Research projects that I’m working on, which is funded by the Nuffield Foundation, is looking at different aspects in England of the impact of Covid, and we’re talking to parents, to providers, to policy-makers, to local authority, to people who are key figures in the sector and to the practitioners about their experiences. About their views on what can be improved and their vision for the future. What will the sector look like after Covid? I have argued elsewhere that what we need immediately for the sector is a bigger role for local authorities. A strengthened role for local authorities. Giving it great powers of oversight and additional funding to help the market remain accessible to young children, and we should also have additional regulation that makes everybody who qualifies for public funding work within a set time scale towards improving the conditions of the workforce.
Interviewer: Eva, what else are you working on?
Professor Eva Lloyd: Since late 2019 I have been working on a project funded by the British Academy. This project looks at early childhood education in Lebanon. So I’m working with colleagues at Rafi Hariri University in Lebanon, and this funding is part of the early childhood education programme run by the British Academy, which is funded from the Global Research Challenges Fund, which is a fund that forms part of the UK’s overseas development assistance, and what interests us as a team is that Lebanon hosts more Syrian refugees than any other country in the world, and more than half are children.
In 2015 the Lebanese government then decreed that there would be an offer of early childhood education for all children in Lebanon aged three to five, and this would be in public schools and that all children meant that Syrian child refugees were included in this initiative. So we like to see how this works in practise. Whether the policy aims are achieved and what factors inhibit or promote this inclusive and universal policy. So the situation in Lebanon is very difficult, not just because of Covid, but also the political situation is extremely difficult.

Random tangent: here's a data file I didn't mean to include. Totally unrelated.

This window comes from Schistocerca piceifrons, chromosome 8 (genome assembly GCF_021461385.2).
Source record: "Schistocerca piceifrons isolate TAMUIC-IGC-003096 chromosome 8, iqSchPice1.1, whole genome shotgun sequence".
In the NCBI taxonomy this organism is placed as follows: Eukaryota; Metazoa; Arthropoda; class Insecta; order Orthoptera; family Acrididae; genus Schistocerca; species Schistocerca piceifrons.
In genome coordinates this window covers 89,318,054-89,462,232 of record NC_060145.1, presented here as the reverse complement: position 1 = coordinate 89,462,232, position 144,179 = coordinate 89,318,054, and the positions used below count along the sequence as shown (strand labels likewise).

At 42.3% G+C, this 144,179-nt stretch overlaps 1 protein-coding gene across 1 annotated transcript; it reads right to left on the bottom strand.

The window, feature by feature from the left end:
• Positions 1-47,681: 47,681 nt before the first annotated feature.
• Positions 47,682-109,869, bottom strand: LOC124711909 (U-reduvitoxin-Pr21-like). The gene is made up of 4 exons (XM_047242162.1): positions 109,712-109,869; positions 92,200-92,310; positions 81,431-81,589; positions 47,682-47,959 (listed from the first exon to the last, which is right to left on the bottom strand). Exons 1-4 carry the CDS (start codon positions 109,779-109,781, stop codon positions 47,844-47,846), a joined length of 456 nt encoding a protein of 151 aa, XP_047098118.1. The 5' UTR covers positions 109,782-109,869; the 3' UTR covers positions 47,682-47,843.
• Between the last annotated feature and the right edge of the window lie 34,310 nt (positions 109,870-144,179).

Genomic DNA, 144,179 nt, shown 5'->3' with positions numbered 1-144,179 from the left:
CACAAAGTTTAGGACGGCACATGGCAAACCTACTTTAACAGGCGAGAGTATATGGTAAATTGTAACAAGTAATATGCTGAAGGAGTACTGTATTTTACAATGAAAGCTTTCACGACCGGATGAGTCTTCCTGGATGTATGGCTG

Lebanon suffers from hyperinflation. We all remember the terrible explosion in the harbour of Beirut in August 2020. About 70% of the population now live in poverty. There have been food riots again last week. So there are certain constraints on carrying out this research, but we will certainly persist because the children are so important and what happens to them and the opportunities they are offered and they’re such brilliant people, including people working in informal settings, NGOs and so on, trying to make a reality of this policy.
And then there is the report I already touched on, which is a study funded by the Nuffield Foundation looking at what’s happening in local authorities across England in terms of the impact of Covid.
Interviewer: And is there anything else in the pipeline, Eva that you’d like to mention?